Intrinsic Capacity Defined Using Four Domains and Mortality Risk: A 5-Year Follow-Up of the SarcoPhAge Cohort

Médéa Locquet, D. Sanchez-Rodriguez, O. Bruyère, A. Geerinck, L. Lengelé, J. Y. Reginster, C. Beaudart

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Résumé

Objectives: The concept of ‘intrinsic capacity’ (IC) offers a new way to approach another concept, that of ‘healthy aging’. The first objective of the present study was to assess the ability of the construct of ‘intrinsic capacity’ to predict death. The second objective was to assess whether deteriorations in intrinsic capacity, measured over 1 and 2 years, are predictive of death. Design: The present analysis was based on a prospective cohort study. Setting: Community-dwelling participants. Participants: The study recruited older adults aged 65 years and older. Measurements: Intrinsic capacity (IC) encompasses five domains: sensorial (not evaluated here), cognition (Mini-Mental State Examination), nutrition (Mini-Nutritional Assessment), mobility (Short Physical Performance Battery), and psychological (Geriatric Depression Scale). Each domain was considered satisfactory when its assessment, for an individual, was above the threshold defined by the initial validation of the domain assessment tool. To explore the relationship between IC and mortality risk, a Cox model was applied. The predictive value of the dynamic aspects (i.e., changes over 1 year and 2 years) was investigated using the following categorization of IC: stable, deteriorated, improved. Results: The sample was composed of 481 volunteers aged 73.4±6.12 years (60.1% women). Two satisfactory IC domains appeared to be significantly associated with reduced mortality risk: the satisfactory mobility domain (adjusted HR=0.45 [0.26–0.79]) and the satisfactory psychological domain (adjusted HR = 0.56 [1.04–3.09]). When considering intrinsic capacity as a whole construct, using a composite Z-score, we noticed that the risk of death was decreased by 49% for an increase of 1 standard deviation in IC. Changes in intrinsic capacity in the mobility and psychological domains led to an increased risk of death (from 2.74 to 4.18-fold). Conclusion: The concept of intrinsic capacity seems highly relevant in order to assess older adults’ health and well-being. This concept should be considered for integration into clinical practice.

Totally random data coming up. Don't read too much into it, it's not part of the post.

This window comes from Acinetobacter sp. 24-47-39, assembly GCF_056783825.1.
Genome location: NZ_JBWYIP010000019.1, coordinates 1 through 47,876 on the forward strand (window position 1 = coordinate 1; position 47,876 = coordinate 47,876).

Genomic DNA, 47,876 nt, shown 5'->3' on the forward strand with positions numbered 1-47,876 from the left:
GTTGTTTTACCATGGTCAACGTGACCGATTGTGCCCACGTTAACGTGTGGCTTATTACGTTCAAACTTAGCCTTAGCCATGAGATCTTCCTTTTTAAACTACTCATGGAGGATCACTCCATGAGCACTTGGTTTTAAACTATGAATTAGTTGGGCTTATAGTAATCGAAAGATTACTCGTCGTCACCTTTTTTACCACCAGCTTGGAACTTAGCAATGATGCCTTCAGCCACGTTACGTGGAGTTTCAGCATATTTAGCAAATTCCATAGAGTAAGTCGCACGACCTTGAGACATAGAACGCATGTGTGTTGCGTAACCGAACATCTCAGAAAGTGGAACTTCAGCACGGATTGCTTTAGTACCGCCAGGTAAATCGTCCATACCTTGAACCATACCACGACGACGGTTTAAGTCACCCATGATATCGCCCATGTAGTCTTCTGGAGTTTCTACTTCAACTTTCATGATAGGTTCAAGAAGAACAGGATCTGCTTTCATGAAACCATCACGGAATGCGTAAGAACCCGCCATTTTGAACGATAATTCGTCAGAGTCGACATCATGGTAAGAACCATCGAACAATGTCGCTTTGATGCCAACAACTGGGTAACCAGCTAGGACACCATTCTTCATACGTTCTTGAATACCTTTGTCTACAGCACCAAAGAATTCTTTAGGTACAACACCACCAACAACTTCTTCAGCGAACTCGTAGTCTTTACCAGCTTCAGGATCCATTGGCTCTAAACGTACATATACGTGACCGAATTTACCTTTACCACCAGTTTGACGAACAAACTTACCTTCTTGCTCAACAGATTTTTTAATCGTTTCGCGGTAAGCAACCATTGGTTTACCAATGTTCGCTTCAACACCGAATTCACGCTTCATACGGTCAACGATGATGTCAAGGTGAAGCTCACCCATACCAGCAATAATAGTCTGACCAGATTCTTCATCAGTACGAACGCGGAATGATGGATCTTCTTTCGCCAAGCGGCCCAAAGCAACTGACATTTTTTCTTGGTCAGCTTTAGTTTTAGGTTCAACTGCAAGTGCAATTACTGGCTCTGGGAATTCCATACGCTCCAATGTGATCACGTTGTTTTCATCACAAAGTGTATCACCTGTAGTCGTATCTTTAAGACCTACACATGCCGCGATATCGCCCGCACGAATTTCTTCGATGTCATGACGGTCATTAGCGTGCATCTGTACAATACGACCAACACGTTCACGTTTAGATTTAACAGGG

langue originaleAnglais
Pages (de - à)23-29
Nombre de pages7
journalJournal of Nutrition, Health and Aging
Volume26
Numéro de publication1
Les DOIs
Etat de la publicationPublié - janv. 2022
Modification externeOui

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